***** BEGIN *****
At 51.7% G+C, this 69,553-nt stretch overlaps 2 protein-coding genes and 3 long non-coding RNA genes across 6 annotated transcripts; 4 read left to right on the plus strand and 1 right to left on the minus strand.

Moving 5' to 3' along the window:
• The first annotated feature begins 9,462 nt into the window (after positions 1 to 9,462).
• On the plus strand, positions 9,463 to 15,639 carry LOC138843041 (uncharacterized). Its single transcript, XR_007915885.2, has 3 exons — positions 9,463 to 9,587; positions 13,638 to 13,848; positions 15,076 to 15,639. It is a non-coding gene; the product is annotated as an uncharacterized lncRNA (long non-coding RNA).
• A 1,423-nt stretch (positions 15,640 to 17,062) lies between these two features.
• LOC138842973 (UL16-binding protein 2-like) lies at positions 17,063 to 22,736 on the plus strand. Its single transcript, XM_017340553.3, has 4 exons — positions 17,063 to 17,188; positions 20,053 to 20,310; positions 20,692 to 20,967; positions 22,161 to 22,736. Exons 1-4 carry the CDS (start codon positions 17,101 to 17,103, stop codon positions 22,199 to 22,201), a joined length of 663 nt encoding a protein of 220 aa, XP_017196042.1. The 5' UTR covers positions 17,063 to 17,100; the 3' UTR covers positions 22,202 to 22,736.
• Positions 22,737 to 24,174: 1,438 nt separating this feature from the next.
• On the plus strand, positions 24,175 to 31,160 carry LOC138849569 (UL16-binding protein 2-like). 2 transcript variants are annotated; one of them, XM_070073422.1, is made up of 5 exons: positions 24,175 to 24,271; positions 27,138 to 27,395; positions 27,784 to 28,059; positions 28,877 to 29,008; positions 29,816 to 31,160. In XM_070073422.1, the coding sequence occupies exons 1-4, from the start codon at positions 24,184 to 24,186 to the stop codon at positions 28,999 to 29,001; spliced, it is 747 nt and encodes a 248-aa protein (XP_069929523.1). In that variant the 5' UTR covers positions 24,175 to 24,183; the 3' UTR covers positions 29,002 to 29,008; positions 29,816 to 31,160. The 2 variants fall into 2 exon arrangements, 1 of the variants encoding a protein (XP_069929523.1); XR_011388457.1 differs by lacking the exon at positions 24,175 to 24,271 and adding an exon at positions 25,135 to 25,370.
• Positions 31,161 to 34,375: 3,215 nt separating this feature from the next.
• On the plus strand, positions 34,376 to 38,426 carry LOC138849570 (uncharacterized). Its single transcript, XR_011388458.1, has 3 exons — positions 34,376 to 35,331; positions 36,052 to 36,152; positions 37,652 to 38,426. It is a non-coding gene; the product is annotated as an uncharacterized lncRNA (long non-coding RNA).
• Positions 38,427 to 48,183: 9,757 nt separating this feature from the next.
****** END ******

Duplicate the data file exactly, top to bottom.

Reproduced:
At 51.7% G+C, this 69,553-nt stretch overlaps 2 protein-coding genes and 3 long non-coding RNA genes across 6 annotated transcripts; 4 read left to right on the plus strand and 1 right to left on the minus strand.

Moving 5' to 3' along the window:
• The first annotated feature begins 9,462 nt into the window (after positions 1 to 9,462).
• On the plus strand, positions 9,463 to 15,639 carry LOC138843041 (uncharacterized). Its single transcript, XR_007915885.2, has 3 exons — positions 9,463 to 9,587; positions 13,638 to 13,848; positions 15,076 to 15,639. It is a non-coding gene; the product is annotated as an uncharacterized lncRNA (long non-coding RNA).
• A 1,423-nt stretch (positions 15,640 to 17,062) lies between these two features.
• LOC138842973 (UL16-binding protein 2-like) lies at positions 17,063 to 22,736 on the plus strand. Its single transcript, XM_017340553.3, has 4 exons — positions 17,063 to 17,188; positions 20,053 to 20,310; positions 20,692 to 20,967; positions 22,161 to 22,736. Exons 1-4 carry the CDS (start codon positions 17,101 to 17,103, stop codon positions 22,199 to 22,201), a joined length of 663 nt encoding a protein of 220 aa, XP_017196042.1. The 5' UTR covers positions 17,063 to 17,100; the 3' UTR covers positions 22,202 to 22,736.
• Positions 22,737 to 24,174: 1,438 nt separating this feature from the next.
• On the plus strand, positions 24,175 to 31,160 carry LOC138849569 (UL16-binding protein 2-like). 2 transcript variants are annotated; one of them, XM_070073422.1, is made up of 5 exons: positions 24,175 to 24,271; positions 27,138 to 27,395; positions 27,784 to 28,059; positions 28,877 to 29,008; positions 29,816 to 31,160. In XM_070073422.1, the coding sequence occupies exons 1-4, from the start codon at positions 24,184 to 24,186 to the stop codon at positions 28,999 to 29,001; spliced, it is 747 nt and encodes a 248-aa protein (XP_069929523.1). In that variant the 5' UTR covers positions 24,175 to 24,183; the 3' UTR covers positions 29,002 to 29,008; positions 29,816 to 31,160. The 2 variants fall into 2 exon arrangements, 1 of the variants encoding a protein (XP_069929523.1); XR_011388457.1 differs by lacking the exon at positions 24,175 to 24,271 and adding an exon at positions 25,135 to 25,370.
• Positions 31,161 to 34,375: 3,215 nt separating this feature from the next.
• On the plus strand, positions 34,376 to 38,426 carry LOC138849570 (uncharacterized). Its single transcript, XR_011388458.1, has 3 exons — positions 34,376 to 35,331; positions 36,052 to 36,152; positions 37,652 to 38,426. It is a non-coding gene; the product is annotated as an uncharacterized lncRNA (long non-coding RNA).
• Positions 38,427 to 48,183: 9,757 nt separating this feature from the next.